You don’t need me to tell you that spring is dragging its feet this year.
Although we long for the warmer days, this is the kind of weather that Pansies love. While there is little hope that you could get a marigold or impatiens to survive the many frosts of April, pansies and violas not only survive these cold days of early spring, they actually thrive in the cold. Frost won’t even damage the dainty blossoms of these little tough plants. After a long flower-less winter, pansies are always welcome sight when they arrive at the garden center!
Put on a happy face! The name ‘Pansy’ comes from the French word ‘pensee’ which means ‘to think’. In the Victorian language of flowers, pansies indicate merriment and “thinking of you.” Since their flowers look so much like little faces, it is easy to attribute little personalities to them. They do look merry, don’t they?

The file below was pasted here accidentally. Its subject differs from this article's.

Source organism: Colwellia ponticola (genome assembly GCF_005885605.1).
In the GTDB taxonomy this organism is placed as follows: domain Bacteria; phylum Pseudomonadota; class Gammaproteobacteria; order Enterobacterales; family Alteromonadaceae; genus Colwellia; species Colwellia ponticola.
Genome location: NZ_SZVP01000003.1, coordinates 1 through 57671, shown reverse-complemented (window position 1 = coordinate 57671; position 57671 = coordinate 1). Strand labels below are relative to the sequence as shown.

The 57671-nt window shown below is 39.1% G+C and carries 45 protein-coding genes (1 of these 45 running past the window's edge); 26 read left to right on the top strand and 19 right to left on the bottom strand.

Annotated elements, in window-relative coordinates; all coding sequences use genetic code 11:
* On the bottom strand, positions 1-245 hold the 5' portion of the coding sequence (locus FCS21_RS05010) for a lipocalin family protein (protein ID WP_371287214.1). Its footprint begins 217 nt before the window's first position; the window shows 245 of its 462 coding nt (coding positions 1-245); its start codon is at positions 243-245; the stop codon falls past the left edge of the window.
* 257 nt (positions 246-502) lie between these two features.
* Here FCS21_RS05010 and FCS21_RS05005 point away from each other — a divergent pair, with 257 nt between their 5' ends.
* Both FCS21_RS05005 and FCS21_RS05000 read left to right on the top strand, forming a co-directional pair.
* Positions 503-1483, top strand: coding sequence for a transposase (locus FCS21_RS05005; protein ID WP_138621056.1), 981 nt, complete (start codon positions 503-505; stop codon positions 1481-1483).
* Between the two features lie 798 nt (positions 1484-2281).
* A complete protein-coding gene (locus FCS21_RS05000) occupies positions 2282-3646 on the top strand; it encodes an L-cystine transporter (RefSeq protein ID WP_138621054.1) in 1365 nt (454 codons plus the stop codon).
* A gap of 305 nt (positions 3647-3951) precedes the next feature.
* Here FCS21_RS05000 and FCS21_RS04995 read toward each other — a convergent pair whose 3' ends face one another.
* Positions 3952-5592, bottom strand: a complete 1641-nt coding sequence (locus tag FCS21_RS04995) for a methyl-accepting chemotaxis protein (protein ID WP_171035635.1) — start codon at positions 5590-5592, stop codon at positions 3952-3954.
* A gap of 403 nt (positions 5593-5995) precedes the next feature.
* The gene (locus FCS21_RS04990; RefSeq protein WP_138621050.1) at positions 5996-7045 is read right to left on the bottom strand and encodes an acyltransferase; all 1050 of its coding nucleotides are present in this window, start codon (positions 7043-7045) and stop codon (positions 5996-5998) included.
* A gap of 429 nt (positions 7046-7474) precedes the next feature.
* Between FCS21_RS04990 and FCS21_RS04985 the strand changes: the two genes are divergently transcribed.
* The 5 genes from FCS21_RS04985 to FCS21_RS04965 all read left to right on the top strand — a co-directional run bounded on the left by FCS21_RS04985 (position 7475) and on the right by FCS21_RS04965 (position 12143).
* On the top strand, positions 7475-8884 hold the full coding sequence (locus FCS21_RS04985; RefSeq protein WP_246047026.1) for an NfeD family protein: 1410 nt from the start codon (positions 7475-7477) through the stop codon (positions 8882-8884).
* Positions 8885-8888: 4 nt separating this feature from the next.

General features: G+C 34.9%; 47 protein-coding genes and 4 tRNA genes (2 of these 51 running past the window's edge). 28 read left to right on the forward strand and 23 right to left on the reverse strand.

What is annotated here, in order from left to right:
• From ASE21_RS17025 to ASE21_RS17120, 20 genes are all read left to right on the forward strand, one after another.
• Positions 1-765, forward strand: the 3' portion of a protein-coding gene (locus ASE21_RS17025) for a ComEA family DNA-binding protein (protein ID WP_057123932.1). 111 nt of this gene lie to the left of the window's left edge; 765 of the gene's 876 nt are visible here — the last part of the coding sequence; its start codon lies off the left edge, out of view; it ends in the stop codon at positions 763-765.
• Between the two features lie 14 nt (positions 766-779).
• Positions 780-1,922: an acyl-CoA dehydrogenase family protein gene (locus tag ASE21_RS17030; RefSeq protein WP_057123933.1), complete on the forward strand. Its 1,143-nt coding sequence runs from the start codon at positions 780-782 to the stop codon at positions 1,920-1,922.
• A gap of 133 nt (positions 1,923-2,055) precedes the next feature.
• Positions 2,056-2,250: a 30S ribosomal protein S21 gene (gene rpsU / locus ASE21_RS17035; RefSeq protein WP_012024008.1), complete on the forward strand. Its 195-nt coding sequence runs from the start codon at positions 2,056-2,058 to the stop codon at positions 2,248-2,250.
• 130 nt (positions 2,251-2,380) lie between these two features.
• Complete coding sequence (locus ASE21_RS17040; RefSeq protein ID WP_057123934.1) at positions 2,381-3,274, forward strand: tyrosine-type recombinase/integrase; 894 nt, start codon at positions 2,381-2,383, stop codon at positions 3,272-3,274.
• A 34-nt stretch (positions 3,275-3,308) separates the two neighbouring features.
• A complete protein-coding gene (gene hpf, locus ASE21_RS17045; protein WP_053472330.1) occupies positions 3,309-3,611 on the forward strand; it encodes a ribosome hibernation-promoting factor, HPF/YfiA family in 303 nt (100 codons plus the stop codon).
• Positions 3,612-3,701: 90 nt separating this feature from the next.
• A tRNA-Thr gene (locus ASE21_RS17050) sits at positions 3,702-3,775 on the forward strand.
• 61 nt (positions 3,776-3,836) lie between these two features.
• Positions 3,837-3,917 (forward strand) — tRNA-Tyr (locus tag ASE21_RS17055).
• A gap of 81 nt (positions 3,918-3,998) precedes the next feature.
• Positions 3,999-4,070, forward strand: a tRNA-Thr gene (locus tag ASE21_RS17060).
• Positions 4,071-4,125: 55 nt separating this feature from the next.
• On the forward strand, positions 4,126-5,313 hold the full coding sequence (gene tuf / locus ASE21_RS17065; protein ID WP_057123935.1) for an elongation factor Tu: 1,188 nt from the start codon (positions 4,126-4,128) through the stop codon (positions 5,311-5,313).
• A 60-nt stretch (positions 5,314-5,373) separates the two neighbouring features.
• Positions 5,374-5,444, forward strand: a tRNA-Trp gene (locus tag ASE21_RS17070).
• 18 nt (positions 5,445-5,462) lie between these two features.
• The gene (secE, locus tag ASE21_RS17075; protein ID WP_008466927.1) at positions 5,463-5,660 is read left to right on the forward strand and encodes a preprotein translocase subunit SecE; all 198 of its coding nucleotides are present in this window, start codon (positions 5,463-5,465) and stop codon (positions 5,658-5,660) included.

It’s easy to grow your own original too. In the past, violas and pansies were considered biennials meaning that during the first year of growth from seeds, no flowers are produced. It is only during the second year that flowers appear. Plant breeders have now developed pansies that will flower during the first year of growth from seed.
They will also survive winter in sheltered locations so you can expect your pansies and violas to put on their show for a couple of years. If you let them go to seed, you may get to enjoy them even longer, although they do cross pollinate so you may get flowers far different from the ones you originally planted.
Pansies are bred from the smaller-flowered violas and tend to revert to the smaller viola flower from generation to generation. I love this kind of little surprise in the garden so some pansies usually follow me home from the garden center every spring. What better way to chase those winter blues away.
Thanks for the read!